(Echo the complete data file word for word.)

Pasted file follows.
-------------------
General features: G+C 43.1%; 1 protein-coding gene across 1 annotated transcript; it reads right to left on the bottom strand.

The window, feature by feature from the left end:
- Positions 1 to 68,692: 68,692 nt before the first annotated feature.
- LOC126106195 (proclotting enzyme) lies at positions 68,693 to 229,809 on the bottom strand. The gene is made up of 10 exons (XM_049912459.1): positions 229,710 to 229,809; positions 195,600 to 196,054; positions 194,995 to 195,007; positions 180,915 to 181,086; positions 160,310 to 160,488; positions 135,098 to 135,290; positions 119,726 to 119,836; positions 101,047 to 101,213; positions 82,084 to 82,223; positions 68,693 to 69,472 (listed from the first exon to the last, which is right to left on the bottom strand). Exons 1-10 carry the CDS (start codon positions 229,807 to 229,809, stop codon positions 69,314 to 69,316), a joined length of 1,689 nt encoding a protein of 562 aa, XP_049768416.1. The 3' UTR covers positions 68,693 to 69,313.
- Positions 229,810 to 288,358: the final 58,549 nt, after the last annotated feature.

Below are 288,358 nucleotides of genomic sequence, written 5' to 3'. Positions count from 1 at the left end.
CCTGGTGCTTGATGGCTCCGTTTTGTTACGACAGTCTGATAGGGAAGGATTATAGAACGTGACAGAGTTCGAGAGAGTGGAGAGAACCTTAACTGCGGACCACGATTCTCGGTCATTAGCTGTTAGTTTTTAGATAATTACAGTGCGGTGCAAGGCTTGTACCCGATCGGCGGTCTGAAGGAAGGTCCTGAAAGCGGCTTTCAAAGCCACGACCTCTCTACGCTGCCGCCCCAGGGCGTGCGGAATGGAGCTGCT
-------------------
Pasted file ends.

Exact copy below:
General features: G+C 43.1%; 1 protein-coding gene across 1 annotated transcript; it reads right to left on the bottom strand.

The window, feature by feature from the left end:
- Positions 1 to 68,692: 68,692 nt before the first annotated feature.
- LOC126106195 (proclotting enzyme) lies at positions 68,693 to 229,809 on the bottom strand. The gene is made up of 10 exons (XM_049912459.1): positions 229,710 to 229,809; positions 195,600 to 196,054; positions 194,995 to 195,007; positions 180,915 to 181,086; positions 160,310 to 160,488; positions 135,098 to 135,290; positions 119,726 to 119,836; positions 101,047 to 101,213; positions 82,084 to 82,223; positions 68,693 to 69,472 (listed from the first exon to the last, which is right to left on the bottom strand). Exons 1-10 carry the CDS (start codon positions 229,807 to 229,809, stop codon positions 69,314 to 69,316), a joined length of 1,689 nt encoding a protein of 562 aa, XP_049768416.1. The 3' UTR covers positions 68,693 to 69,313.
- Positions 229,810 to 288,358: the final 58,549 nt, after the last annotated feature.

Below are 288,358 nucleotides of genomic sequence, written 5' to 3'. Positions count from 1 at the left end.
CCTGGTGCTTGATGGCTCCGTTTTGTTACGACAGTCTGATAGGGAAGGATTATAGAACGTGACAGAGTTCGAGAGAGTGGAGAGAACCTTAACTGCGGACCACGATTCTCGGTCATTAGCTGTTAGTTTTTAGATAATTACAGTGCGGTGCAAGGCTTGTACCCGATCGGCGGTCTGAAGGAAGGTCCTGAAAGCGGCTTTCAAAGCCACGACCTCTCTACGCTGCCGCCCCAGGGCGTGCGGAATGGAGCTGCT